The Little Rock Zoo

.The Little Rock Zoo needs to step up and care for the animals better! Please read the several artciles here with deaths, sickness and a bald chimp!

Tuesday, October 6, 2009

Good For The Authorities For Doing Thier Job! Baboon, Suzie Taken From Private Owner

INDEPENDENCE - Suzie the baboon has a new home in a central Kentucky wildlife center after an anonymous tip prompted Kenton County authorities to remove the 31-pound primate from an Independence couple's home.

"Suzie's not stopped eating since she got here," said April Truitt, executive director of the Primate Rescue Center Inc. in Nicholasville. "I've never seen an animal consume so much in one sitting."

Kenton County animal control officers responded to a home in the 3100 block of Mills Road Thursday after an anonymous caller to the county's emergency dispatch center said that "someone was keeping an orangutan" at their home.

When animal control officers responded, they called Truitt after finding a baboon caged in the couple's garage. Because the owners willingly gave up the animal, they were not charged under a county law that prohibits keeping exotic animals as pets, said Dan Evans, director of the Kenton County Animal Shelter.

"The animal was getting older, and I was told that the owners were concerned about the animal because it was getting aggressive," said Kenton County Attorney Garry Edmondson.

Evans said the couple told animal control officers that the baboon had spent most of her 24 years in cages in their basement and garage.

Baboons typically live 35 to 40 years in captivity, and their life span is about half that in the wild, Truitt said.

"Suzie's owner said they didn't have any children and this was basically their child," Evans said. "The guy kept mentioning (the former TV show) 'BJ and the Bear.' He told me he didn't want to have any kids because kids talk back."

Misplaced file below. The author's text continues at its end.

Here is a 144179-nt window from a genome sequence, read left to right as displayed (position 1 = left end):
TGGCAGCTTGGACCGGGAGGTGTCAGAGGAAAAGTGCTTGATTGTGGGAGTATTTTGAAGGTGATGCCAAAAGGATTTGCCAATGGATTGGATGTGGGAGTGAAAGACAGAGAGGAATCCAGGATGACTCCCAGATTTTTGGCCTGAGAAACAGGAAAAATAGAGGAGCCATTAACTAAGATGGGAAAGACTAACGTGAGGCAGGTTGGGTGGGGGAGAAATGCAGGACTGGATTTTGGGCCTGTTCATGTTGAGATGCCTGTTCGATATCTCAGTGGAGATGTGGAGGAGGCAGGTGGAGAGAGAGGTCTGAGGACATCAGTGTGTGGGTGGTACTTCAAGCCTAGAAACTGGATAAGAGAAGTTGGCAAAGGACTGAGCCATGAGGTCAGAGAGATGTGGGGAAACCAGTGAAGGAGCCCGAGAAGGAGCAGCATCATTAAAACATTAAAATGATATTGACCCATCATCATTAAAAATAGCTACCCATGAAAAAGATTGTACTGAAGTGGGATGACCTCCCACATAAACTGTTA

In 2005, Kentucky passed a law that banned people from keeping primates and other wild animals as pets, but grandfathered in existing pets such as Suzie. However, Kenton, Boone and Jefferson counties passed their own ordinances that forbid keeping exotic animals as pets, Truitt said.

The baboon's owners told authorities that they purchased Suzie at age 5½ months from a Cincinnati dealer.

Truitt said Suzie has lost some teeth and is about five to eight pounds underweight for her 3½- to 4-foot length.

"I'm sure that on some level, Suzie's owners loved her," Truitt said. "But she was in a cage in the garage, which, although spacious, was dark and not very clean. Probably, worst of all, she was in social isolation. She had not seen another monkey since she was jerked from her mother at birth."

There's also the safety issue.

Last February, a 200-pound chimpanzee kept as a pet by a Connecticut resident critically injured a woman, ripping off her hands, nose, lips and eyelids. The woman has spent months undergoing reconstructive surgeries.

Like chimpanzees, baboons can hurt or kill humans, Truitt said.

The 22-year-old, non-profit Primate Rescue Center in Nicholasville has evolved into a nationally recognized sanctuary housing more than 50 primates, including 11 chimpanzees, its Web site says. Primates come from a variety of sources, including private owners and research laboratories. The center's mission includes placing primates in other sanctuaries or appropriate facilities, working to end the trade in primates, both in the U.S. and abroad, and educating the public on the plight of primates caught in the breeder/dealer cycle.

"The Tristate area is not the place for an exotic animal like this," Evans said. "If you want to see a baboon, go to the zoo or their natural habitat."


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